In addition, the compute nodes (102) of parallel computer are organized into at least one operational group (132) of compute nodes for collective parallel operations on parallel computer (100). An operational group of compute nodes is the set of compute nodes upon which a collective parallel operation executes. Collective operations are implemented with data communications among the compute nodes of an operational group. Collective operations are those functions that involve all the compute nodes of an operational group. A collective operation is an operation, a message-passing computer program instruction that is executed simultaneously, that is, at approximately the same time, by all the compute nodes in an operational group of compute nodes. Such an operational group may include all the compute nodes in a parallel computer (100) or a subset all the compute nodes. Collective operations are often built around point to point operations. A collective operation requires that all processes on all compute nodes within an operational group call the same collective operation with matching arguments. A ‘broadcast’ is an example of a collective operation for moving data among compute nodes of an operational group. A ‘reduce’ operation is an example of a collective operation that executes arithmetic or logical functions on data distributed among the compute nodes of an operational group. An operational group may be implemented as, for example, an MPI ‘communicator.’

‘MPI’ refers to ‘Message Passing Interface,’ a prior art parallel communications library, a module of computer program instructions for data communications on parallel computers. Examples of prior-art parallel communications libraries that may be improved for use with systems according to embodiments of the present invention include MPI and the ‘Parallel Virtual Machine’ (‘PVM’) library. PVM was developed by the University of Tennessee, The Oak Ridge National Laboratory, and Emory University. MPI is promulgated by the MPI Forum, an open group with representatives from many organizations that define and maintain the MPI standard. MPI at the time of this writing is a de facto standard for communication among compute nodes running a parallel program on a distributed memory parallel computer. This specification sometimes uses MPI terminology for ease of explanation, although the use of MPI as such is not a requirement or limitation of the present invention.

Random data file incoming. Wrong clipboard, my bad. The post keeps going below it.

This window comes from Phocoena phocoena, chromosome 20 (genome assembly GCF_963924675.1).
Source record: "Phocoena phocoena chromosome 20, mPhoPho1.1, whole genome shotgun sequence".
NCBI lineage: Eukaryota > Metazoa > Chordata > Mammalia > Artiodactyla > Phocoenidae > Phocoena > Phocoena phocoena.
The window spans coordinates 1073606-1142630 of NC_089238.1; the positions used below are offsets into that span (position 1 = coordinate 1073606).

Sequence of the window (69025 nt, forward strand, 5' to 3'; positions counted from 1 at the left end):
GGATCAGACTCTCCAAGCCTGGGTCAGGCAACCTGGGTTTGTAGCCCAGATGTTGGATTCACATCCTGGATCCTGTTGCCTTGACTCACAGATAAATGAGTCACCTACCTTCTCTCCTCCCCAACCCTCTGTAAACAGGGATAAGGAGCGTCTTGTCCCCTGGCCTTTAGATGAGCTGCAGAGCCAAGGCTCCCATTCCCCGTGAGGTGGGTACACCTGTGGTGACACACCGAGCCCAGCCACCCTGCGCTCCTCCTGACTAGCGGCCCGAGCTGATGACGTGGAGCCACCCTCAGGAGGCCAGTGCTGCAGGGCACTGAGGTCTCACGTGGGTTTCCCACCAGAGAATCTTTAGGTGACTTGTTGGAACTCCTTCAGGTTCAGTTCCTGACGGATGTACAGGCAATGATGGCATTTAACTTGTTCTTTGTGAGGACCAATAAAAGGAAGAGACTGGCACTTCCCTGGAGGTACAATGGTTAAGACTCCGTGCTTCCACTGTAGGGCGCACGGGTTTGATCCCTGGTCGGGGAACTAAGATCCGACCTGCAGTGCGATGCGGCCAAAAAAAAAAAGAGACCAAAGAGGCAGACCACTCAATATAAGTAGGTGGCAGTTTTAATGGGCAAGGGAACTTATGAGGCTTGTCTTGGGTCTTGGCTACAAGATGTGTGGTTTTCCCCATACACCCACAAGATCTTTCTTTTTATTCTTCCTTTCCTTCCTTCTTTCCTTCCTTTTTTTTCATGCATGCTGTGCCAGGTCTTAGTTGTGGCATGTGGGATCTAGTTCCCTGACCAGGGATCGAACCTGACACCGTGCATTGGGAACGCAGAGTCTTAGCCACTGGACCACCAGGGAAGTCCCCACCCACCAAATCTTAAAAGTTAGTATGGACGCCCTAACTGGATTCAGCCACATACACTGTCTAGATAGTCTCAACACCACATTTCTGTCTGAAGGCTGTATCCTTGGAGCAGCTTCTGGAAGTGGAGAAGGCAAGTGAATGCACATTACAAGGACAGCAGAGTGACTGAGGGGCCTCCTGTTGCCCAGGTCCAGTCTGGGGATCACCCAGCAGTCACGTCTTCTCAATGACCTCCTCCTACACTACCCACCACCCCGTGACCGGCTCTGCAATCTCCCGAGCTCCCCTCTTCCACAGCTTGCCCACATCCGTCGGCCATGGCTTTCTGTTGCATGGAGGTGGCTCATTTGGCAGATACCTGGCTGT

Some collective operations have a single originating or receiving process running on a particular compute node in an operational group. For example, in a ‘broadcast’ collective operation, the process on the compute node that distributes the data to all the other compute nodes is an originating process. In a ‘gather’ operation, for example, the process on the compute node that received all the data from the other compute nodes is a receiving process. The compute node on which such an originating or receiving process runs is referred to as a logical root.

Most collective operations are variations or combinations of four basic operations: broadcast, gather, scatter, and reduce. The interfaces for these collective operations are defined in the MPI standards promulgated by the MPI Forum. Algorithms for executing collective operations, however, are not defined in the MPI standards. In a broadcast operation, all processes specify the same root process, whose buffer contents will be sent. Processes other than the root specify receive buffers. After the operation, all buffers contain the message from the root process.